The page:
Sophocles allows both Creon and Antigone to air their views in full and the play never really leaves any room for doubt that both sides have valid claims to make. Antigone however is generally recognised as the heroine of the piece; the play after all is named for her and she appears as a figure of towering integrity and sheer courage, upholding her ideals to the death and never betraying any signs of weakness. Creon, on the other hand, comes across as something of a tyrant. Even more significantly, by the end he appears a crushed and pitiful figure as his actions lead to the suicides of his wife and son and he knows he has incurred the wrath of the gods.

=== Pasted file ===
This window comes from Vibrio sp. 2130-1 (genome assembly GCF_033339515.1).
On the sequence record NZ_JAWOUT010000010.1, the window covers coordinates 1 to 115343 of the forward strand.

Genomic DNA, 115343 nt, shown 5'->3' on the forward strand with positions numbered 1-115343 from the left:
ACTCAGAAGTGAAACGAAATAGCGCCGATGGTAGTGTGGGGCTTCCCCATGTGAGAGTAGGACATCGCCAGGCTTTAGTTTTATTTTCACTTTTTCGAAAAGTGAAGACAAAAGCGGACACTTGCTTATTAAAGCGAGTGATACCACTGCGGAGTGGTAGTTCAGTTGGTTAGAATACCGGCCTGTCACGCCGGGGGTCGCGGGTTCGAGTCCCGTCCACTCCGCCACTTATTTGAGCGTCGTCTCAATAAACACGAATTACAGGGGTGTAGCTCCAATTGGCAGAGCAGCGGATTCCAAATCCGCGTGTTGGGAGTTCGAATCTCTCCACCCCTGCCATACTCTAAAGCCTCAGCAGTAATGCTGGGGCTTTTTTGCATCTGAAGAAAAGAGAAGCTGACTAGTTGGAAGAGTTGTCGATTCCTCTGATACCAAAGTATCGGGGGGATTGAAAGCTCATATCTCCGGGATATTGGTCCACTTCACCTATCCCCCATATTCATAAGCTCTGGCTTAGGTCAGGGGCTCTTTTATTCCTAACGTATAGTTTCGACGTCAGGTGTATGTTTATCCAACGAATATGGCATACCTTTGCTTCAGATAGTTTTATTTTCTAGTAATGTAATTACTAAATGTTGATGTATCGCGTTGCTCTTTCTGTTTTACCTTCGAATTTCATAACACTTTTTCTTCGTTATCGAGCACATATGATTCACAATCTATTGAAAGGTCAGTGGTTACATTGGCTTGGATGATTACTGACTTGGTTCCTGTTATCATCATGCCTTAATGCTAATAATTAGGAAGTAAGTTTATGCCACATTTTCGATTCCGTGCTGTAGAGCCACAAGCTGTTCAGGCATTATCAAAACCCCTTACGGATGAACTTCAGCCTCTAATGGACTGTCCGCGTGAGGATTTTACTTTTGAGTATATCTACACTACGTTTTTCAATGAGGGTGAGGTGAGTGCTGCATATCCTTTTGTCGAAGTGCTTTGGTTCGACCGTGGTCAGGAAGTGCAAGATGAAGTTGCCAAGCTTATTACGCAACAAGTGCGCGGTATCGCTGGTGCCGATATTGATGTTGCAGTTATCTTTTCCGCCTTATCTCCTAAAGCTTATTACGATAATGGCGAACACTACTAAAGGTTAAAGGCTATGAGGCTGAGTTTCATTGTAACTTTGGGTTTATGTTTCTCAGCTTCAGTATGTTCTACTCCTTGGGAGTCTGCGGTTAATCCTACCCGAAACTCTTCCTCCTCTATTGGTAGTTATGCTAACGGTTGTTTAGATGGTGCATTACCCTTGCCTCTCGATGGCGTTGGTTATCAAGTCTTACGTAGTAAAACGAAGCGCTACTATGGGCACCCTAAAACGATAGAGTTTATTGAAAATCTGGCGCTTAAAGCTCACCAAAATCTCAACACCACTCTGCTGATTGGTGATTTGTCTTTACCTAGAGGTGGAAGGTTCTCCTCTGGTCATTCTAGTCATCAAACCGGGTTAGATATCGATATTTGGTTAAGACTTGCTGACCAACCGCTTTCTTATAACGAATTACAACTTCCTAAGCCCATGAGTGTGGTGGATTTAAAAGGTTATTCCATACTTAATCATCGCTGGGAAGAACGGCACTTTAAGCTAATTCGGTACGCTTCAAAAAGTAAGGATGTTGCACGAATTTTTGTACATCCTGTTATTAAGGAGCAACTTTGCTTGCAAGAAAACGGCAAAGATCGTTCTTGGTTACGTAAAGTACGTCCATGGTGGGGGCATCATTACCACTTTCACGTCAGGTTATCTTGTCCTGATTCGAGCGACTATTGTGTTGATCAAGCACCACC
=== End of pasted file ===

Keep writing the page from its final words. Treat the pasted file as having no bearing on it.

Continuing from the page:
From all this, it might be said that Sophocles takes the side of Antigone, but we also have to be cautious in saying this. Antigone appears just as proud and unbending as Creon and her final act of suicide, although it might be viewed as defiance, also suggests, of course, that even she has finally given way to despair. Even more important is the fact that although Creon, who opposed her views, is ultimately punished, there is no-one in the play who actually states that she was right to do what she did.